Wednesday, October 21, 2009

job search notes: time for encouragement!

How to Be an Extreme Encourager

Many years ago, when I first shared my dream of being a songwriter with one of my best friends, she knitted her brows and said, "Huh?"

I can't say I was deflated by all of the warnings that followed. After all, I had always been surrounded by this kind of "practical thinking." In fact, I probably shared my dream with her just so she'd talk me out of it.

During this fumbling stumbling time in my life, I met a man who became an unlikely best friend and mentor. He was a brilliant jazz musician, and he could do pretty much anything on the computer.

One night, after he performed at a local jazz club, we were walking towards my car. I told him my dream of being a songwriter. Without even blinking, he said, "Honey (he always called me Honey), you'd be a fabulous songwriter. That's perfect!" And he meant it.

At that moment, I felt like I was falling into a soft clean bed. I had never experienced such direct and truthful encouragement without a single "practical" warning attached to it. This friend set me free by offering one simple thing:


Fast forward many years and successes and failures later. I'm surrounded by encouragers. I'm sure there are doubters around. But they don't register anymore.

Also, I have become an extreme encourager myself.

I've observed extreme encouragers. I've also recognized some traits that they all have in common. Here they are:

• An extreme encourager lives by example

The best encouragers are the ones who live it. Whether they're just getting started, or they're veteran risk-taking creativity-living wild-women - the encouragers are the ones who want a bigger life for themselves and are willing to "go there." This is why my jazz musician friend could simply offer encouragement when my other friend could not.

• An extreme encourager actively listens

Encouragers know that encouragement doesn't mean you just tell people to "buck up" or "get over it." They know how to listen. This means looking at the speaker, listening to her, setting agendas and judgments aside, and honoring the speaker as a wise soul.

• An extreme encourager avoids clichés

Avoiding clichés is actually a result of actively listening to someone. Being an extreme encourager doesn't mean that you blindly tell people "You can do it!" or "Let go of fear!" It's deeper than that. It's seeing the truth of the other person, especially when they cannot.

• An extreme encourager acknowledges the hooglie-booglies, but doesn't focus on them

We all have the hooglie-booglies. These are the voices that tell us we can't, or we shouldn't, or we'll fail, or we'll look stupid. An encourager doesn't focus on those voices because she knows they're trying to hook her. An encourager simply acknowledges that the voices are there and that you can't make them go away by arguing with them. An encourager knows that those voices aren't the truth. They only SEEM like the truth.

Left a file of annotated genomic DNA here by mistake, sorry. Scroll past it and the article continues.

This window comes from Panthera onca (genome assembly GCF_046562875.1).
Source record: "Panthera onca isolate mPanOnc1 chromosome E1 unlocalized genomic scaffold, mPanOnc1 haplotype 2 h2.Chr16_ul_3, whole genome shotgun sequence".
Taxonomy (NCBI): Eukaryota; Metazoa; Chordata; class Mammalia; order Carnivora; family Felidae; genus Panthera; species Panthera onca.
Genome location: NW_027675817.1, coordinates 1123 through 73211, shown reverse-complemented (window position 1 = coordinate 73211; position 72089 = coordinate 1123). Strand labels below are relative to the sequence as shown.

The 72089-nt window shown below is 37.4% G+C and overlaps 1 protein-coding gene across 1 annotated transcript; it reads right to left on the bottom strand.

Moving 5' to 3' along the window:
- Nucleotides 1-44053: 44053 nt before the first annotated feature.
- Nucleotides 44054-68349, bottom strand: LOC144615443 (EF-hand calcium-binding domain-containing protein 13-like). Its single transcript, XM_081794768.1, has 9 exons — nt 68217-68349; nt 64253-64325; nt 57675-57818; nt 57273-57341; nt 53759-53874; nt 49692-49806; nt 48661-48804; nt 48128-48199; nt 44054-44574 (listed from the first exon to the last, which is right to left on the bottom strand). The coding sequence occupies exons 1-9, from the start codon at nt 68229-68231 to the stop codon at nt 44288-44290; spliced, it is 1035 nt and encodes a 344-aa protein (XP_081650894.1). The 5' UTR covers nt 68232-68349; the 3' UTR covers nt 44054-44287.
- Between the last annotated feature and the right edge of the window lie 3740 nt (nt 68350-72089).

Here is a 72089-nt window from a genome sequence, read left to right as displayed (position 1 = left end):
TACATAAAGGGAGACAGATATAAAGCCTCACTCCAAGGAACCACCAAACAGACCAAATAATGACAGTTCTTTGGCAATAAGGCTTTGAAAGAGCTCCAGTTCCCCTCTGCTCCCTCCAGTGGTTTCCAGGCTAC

• An extreme encourager remembers that no one knows what's best for anyone else

An encourager knows that we are all wise and that sometimes we make choices that might not seem so wise. An extreme encourager calls out our deepest desires and then helps us see the thoughts and fears that hold us back.

• An extreme encourager accepts miracles, grace and mystery as the deeper truth

Extreme encouragers are often mystics of sorts. They know that the so-called "woo-woo" stuff is more real than the so-called "logical" stuff. They celebrate the divine as a simple fact of everyday existence and don't get caught up in the "prove it" mindset.

• An extreme encourager knows that you can develop the needed character traits as you go

In other words, she knows you're ready now, even if you're not perfect yet! I shudder when I read advice that discourages people from trying something because of character traits "required" in advance. "You shouldn't blog if you're not disciplined." "If you don't have focus, you can't be a writer." Most of the successful people I know developed these traits as they went. I certainly did. Encouragers understand the huge potential for growth in each human, especially when someone begins to follow her heart.


I'm grateful to the encouragers! And I'm grateful to be able to pass it on to others - either my friends, or to women in my retreats or my coaching clients!

Who has given you the encouragement you needed in your life? And do you pass it on now?

Performer, songwriter, and creativity consultant Christine Kane publishes her 'LiveCreative' weekly ezine with more than 4,000 subscribers. If you want to be the artist of your life and create authentic and lasting success, you can sign up for a FRE*E subscription to LiveCreative at
See Christine's blog - Be Creative. Be Conscious. Be Courageous - at